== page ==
I was surprised at how much people in Shanghai moved as I thought they would be more reserved than Hong Kong, but that wasn't the case. In fact, Damian actually even invited people up on stage to dance during the last song, "Here It Goes Again," and people (including myself!) were happy to oblige. He didn't do this in Hong Kong, which just proves why going to multiple shows on the same tour is totally worth it. I certainly wouldn't have predicted that that would happen.
Just observing these differences, it's tough to say where my favorite place to see a show is, especially considering that I've only been to one show each in Hong Kong and Shanghai. Coming from the New York area, though, it does seem that bands tend to really try to impress people and put on the best show possible, which makes for a fantastic experience. On the other hand, the fact that this was OK Go's first show in Shanghai also made it memorable because the majority of people probably had never seen them before and therefore were just excited to see them. There wasn't any real heckling (ok, except for from the drunk British dude...again, go figure), which happens a lot more in the US.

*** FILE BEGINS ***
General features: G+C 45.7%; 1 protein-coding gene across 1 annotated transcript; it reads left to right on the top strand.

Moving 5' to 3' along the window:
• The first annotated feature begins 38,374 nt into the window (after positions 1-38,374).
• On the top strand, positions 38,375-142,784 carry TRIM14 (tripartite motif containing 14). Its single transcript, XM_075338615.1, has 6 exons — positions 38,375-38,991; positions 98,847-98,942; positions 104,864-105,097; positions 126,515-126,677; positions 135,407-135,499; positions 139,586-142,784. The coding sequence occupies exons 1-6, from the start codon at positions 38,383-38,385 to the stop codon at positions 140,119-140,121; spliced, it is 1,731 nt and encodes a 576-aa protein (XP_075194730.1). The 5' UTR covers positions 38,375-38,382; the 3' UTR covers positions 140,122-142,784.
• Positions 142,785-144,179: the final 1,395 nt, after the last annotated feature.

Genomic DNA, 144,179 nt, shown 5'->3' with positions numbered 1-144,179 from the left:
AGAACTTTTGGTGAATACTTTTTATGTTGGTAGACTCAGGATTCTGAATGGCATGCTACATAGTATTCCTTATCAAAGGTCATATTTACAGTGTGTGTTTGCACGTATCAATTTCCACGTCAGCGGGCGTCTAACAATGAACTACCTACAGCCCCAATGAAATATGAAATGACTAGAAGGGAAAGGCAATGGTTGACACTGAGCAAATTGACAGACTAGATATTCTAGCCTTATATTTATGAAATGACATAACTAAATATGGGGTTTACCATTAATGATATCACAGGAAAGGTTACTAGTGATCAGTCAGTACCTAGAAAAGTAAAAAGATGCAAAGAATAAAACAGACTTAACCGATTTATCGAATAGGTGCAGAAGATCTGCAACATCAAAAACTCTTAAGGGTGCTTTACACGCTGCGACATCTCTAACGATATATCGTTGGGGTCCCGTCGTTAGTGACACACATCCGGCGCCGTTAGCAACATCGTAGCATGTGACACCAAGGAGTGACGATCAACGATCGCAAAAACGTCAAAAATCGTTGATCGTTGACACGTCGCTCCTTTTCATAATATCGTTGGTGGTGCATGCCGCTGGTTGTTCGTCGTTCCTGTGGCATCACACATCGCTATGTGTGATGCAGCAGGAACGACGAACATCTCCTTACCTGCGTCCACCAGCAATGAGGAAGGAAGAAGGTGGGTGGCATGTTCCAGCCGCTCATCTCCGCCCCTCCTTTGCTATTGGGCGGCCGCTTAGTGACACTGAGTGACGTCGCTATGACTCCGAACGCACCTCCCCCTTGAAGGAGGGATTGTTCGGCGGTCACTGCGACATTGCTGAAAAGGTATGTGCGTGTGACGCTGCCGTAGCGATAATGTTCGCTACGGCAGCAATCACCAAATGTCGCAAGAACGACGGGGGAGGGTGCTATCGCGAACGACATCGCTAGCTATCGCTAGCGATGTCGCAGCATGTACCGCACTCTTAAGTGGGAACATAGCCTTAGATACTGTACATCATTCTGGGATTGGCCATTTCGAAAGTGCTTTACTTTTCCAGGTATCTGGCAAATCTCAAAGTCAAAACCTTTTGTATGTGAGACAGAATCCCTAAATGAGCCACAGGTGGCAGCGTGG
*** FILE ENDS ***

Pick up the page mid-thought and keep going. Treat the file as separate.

In September, I'll be seeing Muse at the Mercedes-Benz Arena here in Shanghai, so it'll be interesting to see if some of my observations from the OK Go show hold up. I know it won't be nearly as fun as the OK Go shows because I'm not the biggest Muse fan, and it's also in an arena. But it's still live music...we'll just have to hope the show doesn't get canceled like they quite often do here (examples: Lenny Kravitz, Robbie Williams, Maroon 5).